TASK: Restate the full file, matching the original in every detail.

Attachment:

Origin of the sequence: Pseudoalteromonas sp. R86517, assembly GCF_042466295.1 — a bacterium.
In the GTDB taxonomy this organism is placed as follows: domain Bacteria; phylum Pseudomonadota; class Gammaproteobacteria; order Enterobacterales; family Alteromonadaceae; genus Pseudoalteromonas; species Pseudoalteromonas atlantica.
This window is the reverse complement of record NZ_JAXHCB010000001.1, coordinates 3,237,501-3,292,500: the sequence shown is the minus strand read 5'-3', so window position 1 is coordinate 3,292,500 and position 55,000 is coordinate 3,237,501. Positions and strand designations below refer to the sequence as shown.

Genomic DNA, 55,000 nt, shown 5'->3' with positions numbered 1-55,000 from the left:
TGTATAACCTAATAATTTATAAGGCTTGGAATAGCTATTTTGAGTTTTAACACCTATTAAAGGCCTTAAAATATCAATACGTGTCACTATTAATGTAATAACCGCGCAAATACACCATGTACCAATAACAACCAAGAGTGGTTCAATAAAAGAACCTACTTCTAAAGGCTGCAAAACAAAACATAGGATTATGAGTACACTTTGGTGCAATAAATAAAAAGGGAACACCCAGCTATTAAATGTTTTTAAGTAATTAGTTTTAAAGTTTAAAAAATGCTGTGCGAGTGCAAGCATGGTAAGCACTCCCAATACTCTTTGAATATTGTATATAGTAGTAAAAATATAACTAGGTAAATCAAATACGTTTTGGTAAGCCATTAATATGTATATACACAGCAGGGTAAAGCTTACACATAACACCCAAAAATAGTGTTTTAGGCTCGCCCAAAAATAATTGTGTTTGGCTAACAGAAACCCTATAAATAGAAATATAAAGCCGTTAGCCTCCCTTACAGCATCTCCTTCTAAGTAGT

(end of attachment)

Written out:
Origin of the sequence: Pseudoalteromonas sp. R86517, assembly GCF_042466295.1 — a bacterium.
In the GTDB taxonomy this organism is placed as follows: domain Bacteria; phylum Pseudomonadota; class Gammaproteobacteria; order Enterobacterales; family Alteromonadaceae; genus Pseudoalteromonas; species Pseudoalteromonas atlantica.
This window is the reverse complement of record NZ_JAXHCB010000001.1, coordinates 3,237,501-3,292,500: the sequence shown is the minus strand read 5'-3', so window position 1 is coordinate 3,292,500 and position 55,000 is coordinate 3,237,501. Positions and strand designations below refer to the sequence as shown.

Genomic DNA, 55,000 nt, shown 5'->3' with positions numbered 1-55,000 from the left:
TGTATAACCTAATAATTTATAAGGCTTGGAATAGCTATTTTGAGTTTTAACACCTATTAAAGGCCTTAAAATATCAATACGTGTCACTATTAATGTAATAACCGCGCAAATACACCATGTACCAATAACAACCAAGAGTGGTTCAATAAAAGAACCTACTTCTAAAGGCTGCAAAACAAAACATAGGATTATGAGTACACTTTGGTGCAATAAATAAAAAGGGAACACCCAGCTATTAAATGTTTTTAAGTAATTAGTTTTAAAGTTTAAAAAATGCTGTGCGAGTGCAAGCATGGTAAGCACTCCCAATACTCTTTGAATATTGTATATAGTAGTAAAAATATAACTAGGTAAATCAAATACGTTTTGGTAAGCCATTAATATGTATATACACAGCAGGGTAAAGCTTACACATAACACCCAAAAATAGTGTTTTAGGCTCGCCCAAAAATAATTGTGTTTGGCTAACAGAAACCCTATAAATAGAAATATAAAGCCGTTAGCCTCCCTTACAGCATCTCCTTCTAAGTAGT